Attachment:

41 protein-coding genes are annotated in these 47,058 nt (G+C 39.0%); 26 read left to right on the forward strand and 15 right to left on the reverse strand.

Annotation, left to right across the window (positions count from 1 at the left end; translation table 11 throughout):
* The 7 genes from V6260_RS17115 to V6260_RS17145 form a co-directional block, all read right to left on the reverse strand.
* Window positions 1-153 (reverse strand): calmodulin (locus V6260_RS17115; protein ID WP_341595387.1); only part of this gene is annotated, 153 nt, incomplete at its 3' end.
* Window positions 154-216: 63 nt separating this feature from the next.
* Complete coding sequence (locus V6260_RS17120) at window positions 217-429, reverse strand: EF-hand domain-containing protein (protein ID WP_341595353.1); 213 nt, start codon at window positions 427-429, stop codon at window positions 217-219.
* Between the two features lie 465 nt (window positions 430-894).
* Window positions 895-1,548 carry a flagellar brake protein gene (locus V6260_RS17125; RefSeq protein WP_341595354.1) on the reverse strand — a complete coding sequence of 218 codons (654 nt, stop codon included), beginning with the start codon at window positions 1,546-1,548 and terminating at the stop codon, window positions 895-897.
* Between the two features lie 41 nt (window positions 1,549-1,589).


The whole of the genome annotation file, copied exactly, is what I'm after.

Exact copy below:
41 protein-coding genes are annotated in these 47,058 nt (G+C 39.0%); 26 read left to right on the forward strand and 15 right to left on the reverse strand.

Annotation, left to right across the window (positions count from 1 at the left end; translation table 11 throughout):
* The 7 genes from V6260_RS17115 to V6260_RS17145 form a co-directional block, all read right to left on the reverse strand.
* Window positions 1-153 (reverse strand): calmodulin (locus V6260_RS17115; protein ID WP_341595387.1); only part of this gene is annotated, 153 nt, incomplete at its 3' end.
* Window positions 154-216: 63 nt separating this feature from the next.
* Complete coding sequence (locus V6260_RS17120) at window positions 217-429, reverse strand: EF-hand domain-containing protein (protein ID WP_341595353.1); 213 nt, start codon at window positions 427-429, stop codon at window positions 217-219.
* Between the two features lie 465 nt (window positions 430-894).
* Window positions 895-1,548 carry a flagellar brake protein gene (locus V6260_RS17125; RefSeq protein WP_341595354.1) on the reverse strand — a complete coding sequence of 218 codons (654 nt, stop codon included), beginning with the start codon at window positions 1,546-1,548 and terminating at the stop codon, window positions 895-897.
* Between the two features lie 41 nt (window positions 1,549-1,589).